An interview with Diko Amariah

15 February 2018
Humanitarian Cargo Transportation in South Sudan

Humanitarian Cargo Transportation in South Sudan

Diko Amariah Khor is the Business Support Assistant for the Logistics Cluster based in Rumbek, South Sudan.

What exactly do you do and how long have you been doing it?

I assist in logistics operations in the field. This involves supporting the movement of relief cargo, belonging to several humanitarian organisations, to the warehouse and then from the warehouse to the airport for dispatch to final destinations. I have been doing this for the last eight months since I joined the WFP-led Logistics Cluster.

What have you been doing recently? What’s planned next?

I’ve been deeply involved in my job. The fact that I was recently recruited means there’s a lot more for me to learn and experience in the field. I am really enjoying my new job as I have always wanted to be part of a team that creates a big impact in improving the lives of people in need of humanitarian assistance. Before this, I was working for an airline company that’s contracted to fly UNHAS: there I participated in different flight dispatches for various aircraft ranging from single to twin engines supporting both passenger and cargo flights. My plan is to develop my career in the field of humanitarian logistics. By working hard and overcoming challenges, I hope to move into positions of greater responsibility and keep learning and developing my skills, and hence my career.

Humanitarian Logistics in South Sudan

What does a normal day in the field look like for you?

By 7 am, I am already in the office assisting in flight operations, preparing the necessary paperwork for the flights. I head to the airport for dispatch as well as to continuously communicate with our partners on the ground, supervise the loading of cargo prior to take-off, and provide constant and timely notification to the consignees, and send out the daily reports to the WFP Country Office.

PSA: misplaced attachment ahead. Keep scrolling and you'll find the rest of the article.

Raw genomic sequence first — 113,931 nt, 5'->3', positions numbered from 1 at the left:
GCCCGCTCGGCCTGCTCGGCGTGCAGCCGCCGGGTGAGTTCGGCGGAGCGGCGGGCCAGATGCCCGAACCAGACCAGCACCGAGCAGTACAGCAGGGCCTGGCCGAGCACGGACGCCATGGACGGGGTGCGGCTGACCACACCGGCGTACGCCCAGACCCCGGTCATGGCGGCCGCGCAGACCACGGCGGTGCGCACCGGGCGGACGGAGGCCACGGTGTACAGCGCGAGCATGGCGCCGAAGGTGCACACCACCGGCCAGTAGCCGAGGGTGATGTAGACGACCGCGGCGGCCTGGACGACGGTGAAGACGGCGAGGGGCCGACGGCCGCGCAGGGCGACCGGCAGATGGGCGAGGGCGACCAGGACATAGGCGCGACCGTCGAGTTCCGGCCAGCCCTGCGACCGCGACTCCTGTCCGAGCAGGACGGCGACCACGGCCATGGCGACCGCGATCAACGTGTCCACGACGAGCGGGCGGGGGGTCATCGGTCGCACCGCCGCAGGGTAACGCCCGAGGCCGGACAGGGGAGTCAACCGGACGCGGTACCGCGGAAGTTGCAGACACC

What are the main challenges you face in your work and how do you overcome them?

There are various operational challenges: delayed weather reports and security updates, bad weather, and poor roads for trucks during cargo transport to the field locations. All these lead to flight delays and sometimes cancellations, creating a backlog of Non-Food Items in the warehouses. For weather and security updates we always try to establish contacts with our focal points on the ground or other agencies.

How do you motivate the people you work with?

People always find it interesting when they see me as the only lady on the airport ramp and doing the same tasks as my male colleagues. I have always challenged myself – I like doing something that people may not find appropriate because of the myths and cultural beliefs surrounding it. Some people say, “women cannot do this and that,” which eventually holds women back. I always work hard, am committed to my work, appreciate my colleagues and value positive criticism that helps me improve in my work.

What is the most rewarding part of your job?

The most rewarding part of my job is its impact on the lives of those in need in my community as well as worldwide. It is rewarding to be a part of the team that performs a great role in transforming the lives of people in so much need of humanitarian assistance. I feel delighted when our partners receive their cargo with no complaints – this helps to save time and also lets us concentrate on other responses as we are an emergency response operation.

How do you define success and what is the secret of your success?

In my understanding, success is when you meet your goals, live a happy life, contented and healthy. My secret of success is being focused, hardworking and also helping those around me to achieve their goals as well. Above all, patience is key in the road to success – one cannot achieve great things in the blink of an eye, but one step at a time.